Sam is the perfect example of this. He didn’t discover sport until he went to university (yes – he went to university and achieved a 2:1), and now he can spend four hours straight through on the turbo trainer (indoor bike), happily laughing along to a film whilst simultaneously putting his legs and lungs through hell in his self-named ‘pain cave’! Yet at school, Sam might not have liked to play football, and who’s to say he wouldn’t have been put off sport if that was the only experience he had. As a cyclist, he might not like to cycle in a bunch with other riders – but fortunately there’s no drafting in triathlon or ironman, so that’s not a problem either! He might get bored if he didn’t have films to watch when training, but there’s a solution to that too. I guess the point I’m trying to make is that sport or any other activity shouldn’t be ruled out for any autistic or neurodivergent person until they’ve been allowed to participate in their own time and in their own way. It seems a desperate shame that so many people with neurodivergence (especially autism) miss out on the benefits of physical activity because the environment is not neuroinclusive. Sadly, this is not only the case in sport, with just 21.7% of people with autism in employment.

Sam is an example of how with the right support and adaptations, a person with autism can achieve not just great things ‘for an autistic person’ [said in a patronising tone], but great things for any person! For this reason, Sam’s father Tony has a particular way of viewing his son’s condition; he prefers to see Sam and people like Sam as ‘People of Determination’ due to the extraordinary feats that they deliver in the face of adversity, their innate ability to focus, and determination to never quit. Tony felt it was important for me to keep Sam real, and for that reason, I should reiterate that he does have social interaction and communication challenges as a result of his autism, but in my eyes, in his parent’s eyes, and in the eyes of his keen supporters among the triathlon community, this just makes his achievement all the more inspiring.

People of Determination: I like the idea of reframing disability in this way because even with that change of phrase, it feels like a lot of the negative preconceptions are lifted. This reframing feels akin to the neurodiversity movement, which in my view allows people to rid themselves of the archaic stereotypes previously associated with their specific diagnoses or conditions, and instead adopt a term that suggests difference and maybe even exceptional ability, rather than dis-ability.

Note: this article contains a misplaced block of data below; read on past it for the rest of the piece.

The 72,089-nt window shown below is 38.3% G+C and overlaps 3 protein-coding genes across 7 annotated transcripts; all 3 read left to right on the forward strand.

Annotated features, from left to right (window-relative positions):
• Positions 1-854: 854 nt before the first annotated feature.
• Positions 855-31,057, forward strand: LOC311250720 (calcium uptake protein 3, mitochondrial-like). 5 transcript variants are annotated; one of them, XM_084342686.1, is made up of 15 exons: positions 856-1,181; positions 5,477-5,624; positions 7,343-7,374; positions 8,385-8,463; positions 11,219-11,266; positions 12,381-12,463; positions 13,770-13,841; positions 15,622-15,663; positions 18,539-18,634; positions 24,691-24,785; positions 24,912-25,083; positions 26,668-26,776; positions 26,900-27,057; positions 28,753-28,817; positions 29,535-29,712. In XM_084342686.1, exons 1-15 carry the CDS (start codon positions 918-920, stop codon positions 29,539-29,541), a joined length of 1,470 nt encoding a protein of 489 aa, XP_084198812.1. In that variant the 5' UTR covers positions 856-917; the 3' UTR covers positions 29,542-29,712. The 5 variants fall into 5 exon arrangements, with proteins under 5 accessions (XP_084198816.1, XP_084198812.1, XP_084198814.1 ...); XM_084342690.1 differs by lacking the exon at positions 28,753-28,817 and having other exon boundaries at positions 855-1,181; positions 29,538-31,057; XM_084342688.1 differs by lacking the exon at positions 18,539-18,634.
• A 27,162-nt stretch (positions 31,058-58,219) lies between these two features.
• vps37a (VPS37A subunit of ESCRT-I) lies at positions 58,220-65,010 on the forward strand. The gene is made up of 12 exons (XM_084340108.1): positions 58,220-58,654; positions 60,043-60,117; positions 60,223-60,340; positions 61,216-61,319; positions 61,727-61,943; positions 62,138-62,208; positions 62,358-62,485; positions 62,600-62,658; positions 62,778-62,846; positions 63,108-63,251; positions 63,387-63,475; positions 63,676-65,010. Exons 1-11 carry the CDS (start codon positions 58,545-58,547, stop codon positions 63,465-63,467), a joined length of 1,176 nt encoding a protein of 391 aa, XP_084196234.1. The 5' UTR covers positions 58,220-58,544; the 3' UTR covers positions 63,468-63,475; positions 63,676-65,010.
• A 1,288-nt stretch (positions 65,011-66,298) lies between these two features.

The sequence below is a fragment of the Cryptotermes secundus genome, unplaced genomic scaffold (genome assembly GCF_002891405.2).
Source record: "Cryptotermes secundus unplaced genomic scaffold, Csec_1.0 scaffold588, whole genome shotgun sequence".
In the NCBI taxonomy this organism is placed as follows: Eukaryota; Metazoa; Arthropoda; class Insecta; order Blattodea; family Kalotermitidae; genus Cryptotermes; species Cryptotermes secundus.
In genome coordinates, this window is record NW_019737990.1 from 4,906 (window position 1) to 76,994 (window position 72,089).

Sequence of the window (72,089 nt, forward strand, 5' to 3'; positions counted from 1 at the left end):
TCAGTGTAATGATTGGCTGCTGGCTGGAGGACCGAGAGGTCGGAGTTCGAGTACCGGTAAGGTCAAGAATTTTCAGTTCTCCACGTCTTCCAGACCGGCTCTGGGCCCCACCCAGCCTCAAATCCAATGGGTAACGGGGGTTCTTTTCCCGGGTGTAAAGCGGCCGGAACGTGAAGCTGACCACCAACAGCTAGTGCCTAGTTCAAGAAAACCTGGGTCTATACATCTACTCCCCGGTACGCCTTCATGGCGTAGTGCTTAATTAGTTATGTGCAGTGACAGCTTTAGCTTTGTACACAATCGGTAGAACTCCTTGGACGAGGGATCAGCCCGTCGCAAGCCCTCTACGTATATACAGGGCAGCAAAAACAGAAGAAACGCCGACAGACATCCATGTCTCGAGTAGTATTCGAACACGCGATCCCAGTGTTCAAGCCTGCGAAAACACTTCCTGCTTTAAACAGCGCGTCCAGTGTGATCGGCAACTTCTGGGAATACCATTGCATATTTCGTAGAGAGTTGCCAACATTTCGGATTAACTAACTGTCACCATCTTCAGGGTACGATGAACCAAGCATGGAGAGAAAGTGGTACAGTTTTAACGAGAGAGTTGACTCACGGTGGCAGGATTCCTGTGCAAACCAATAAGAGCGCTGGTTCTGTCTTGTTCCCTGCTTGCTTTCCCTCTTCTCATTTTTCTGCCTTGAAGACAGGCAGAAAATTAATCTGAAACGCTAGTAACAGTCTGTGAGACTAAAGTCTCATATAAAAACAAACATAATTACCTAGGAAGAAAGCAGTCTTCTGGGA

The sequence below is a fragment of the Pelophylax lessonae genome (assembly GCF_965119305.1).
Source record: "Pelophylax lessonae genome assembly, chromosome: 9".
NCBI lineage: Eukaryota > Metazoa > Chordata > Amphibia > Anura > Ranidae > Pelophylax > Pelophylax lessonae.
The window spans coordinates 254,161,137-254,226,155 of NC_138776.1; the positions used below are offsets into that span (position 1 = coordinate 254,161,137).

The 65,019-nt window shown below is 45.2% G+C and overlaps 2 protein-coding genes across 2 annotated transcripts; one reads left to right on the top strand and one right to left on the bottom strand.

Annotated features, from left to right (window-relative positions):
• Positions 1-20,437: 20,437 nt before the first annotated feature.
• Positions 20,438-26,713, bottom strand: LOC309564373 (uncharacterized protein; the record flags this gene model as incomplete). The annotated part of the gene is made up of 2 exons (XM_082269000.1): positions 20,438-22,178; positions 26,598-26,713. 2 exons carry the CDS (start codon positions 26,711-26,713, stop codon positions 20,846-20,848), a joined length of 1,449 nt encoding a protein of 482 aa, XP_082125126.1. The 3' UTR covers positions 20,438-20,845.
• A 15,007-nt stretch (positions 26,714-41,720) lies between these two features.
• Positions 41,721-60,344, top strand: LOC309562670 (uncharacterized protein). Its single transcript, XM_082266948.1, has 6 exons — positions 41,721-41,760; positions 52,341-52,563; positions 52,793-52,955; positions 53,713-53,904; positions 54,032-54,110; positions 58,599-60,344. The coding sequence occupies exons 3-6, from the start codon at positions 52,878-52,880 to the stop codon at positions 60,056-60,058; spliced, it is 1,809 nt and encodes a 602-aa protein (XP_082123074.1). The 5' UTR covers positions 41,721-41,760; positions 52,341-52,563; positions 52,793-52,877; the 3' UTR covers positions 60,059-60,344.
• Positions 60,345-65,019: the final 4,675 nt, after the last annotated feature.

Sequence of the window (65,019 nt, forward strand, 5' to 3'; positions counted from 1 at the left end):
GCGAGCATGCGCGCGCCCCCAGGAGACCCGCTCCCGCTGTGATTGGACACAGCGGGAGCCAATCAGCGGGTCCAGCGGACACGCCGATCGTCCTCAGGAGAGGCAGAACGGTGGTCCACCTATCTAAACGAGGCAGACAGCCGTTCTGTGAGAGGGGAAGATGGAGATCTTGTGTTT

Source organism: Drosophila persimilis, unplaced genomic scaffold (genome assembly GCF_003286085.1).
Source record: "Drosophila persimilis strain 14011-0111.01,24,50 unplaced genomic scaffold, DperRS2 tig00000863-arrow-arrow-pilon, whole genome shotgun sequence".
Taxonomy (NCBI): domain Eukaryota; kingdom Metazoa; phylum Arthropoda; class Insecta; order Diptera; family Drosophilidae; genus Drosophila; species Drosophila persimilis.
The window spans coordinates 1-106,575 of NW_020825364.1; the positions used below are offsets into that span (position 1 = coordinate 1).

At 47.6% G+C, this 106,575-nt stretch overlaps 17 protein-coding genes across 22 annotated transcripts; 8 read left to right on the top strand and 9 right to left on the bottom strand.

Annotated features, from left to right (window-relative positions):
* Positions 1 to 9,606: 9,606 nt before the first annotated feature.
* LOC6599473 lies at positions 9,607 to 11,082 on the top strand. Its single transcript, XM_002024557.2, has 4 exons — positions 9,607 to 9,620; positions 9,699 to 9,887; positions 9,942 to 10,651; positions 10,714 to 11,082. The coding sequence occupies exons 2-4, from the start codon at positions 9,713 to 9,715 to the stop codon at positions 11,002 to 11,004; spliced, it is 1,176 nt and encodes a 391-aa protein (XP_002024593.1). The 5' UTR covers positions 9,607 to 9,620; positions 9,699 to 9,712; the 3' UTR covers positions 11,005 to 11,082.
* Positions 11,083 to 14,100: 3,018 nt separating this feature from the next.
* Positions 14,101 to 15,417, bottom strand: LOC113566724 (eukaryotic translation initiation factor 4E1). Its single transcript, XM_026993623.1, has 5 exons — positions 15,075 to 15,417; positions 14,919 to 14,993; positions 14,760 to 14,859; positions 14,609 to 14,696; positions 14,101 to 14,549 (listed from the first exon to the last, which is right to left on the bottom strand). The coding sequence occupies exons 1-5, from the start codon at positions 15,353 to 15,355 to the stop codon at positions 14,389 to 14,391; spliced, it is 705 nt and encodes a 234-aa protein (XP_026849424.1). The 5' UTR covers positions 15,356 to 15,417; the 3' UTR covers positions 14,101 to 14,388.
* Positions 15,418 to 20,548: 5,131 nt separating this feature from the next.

It is for this reason that I’m writing this blog: I want to give neurodivergent people, and in particular neurodivergent athletes a chance to re-write the narrative that had previously been written for them.

And so, I’d like to leave you with some questions…

If someone needs adaptations to their environment to enable them, and these adaptations are made, are they still disabled? If adaptations are not made, are we (those surrounding them) actually dis-abling them? Therefore, for some people, is disability a temporary status that we can all help to change?

🙏 Please follow Sam on Instagram @samholnesstri or on Zwift (he’s a level 54!! That’s over 39,000km of cycling alone!)

👉 Or find his father Tony Holness on LinkedIn

👉 Also, I encourage you to take a look at some of Sam’s videos below – they are truly inspirational – he is inspirational – and so are his parents.

👀 If you keep your eyes peeled, you might even see Sam’s ‘finishing move’, which is one of the best things I’ve seen in a long time, and I’m sure I’ll talk about it more in future articles!

➡️ Humans of HOKA: Sam Holness – The Trailblazer:

➡️ Hoka One One – Sam Holness, Triathlete with Autism:

➡️ Super Sam Holness: The First Openly Autistic Ironman Triathlete:

➡️Overcoming Adversity with Sport: Tony Holness: TEDxSwansae:

📢 Finally, I should give Sam’s sponsors Hoka, Cervelo, Mancave, Stages Cycling, and SunGod Sunglasses a mention, because they’ve looked past the negative stereotypes and preconceptions and seen Sam for who he is – a dedicated, talented, incredible athlete.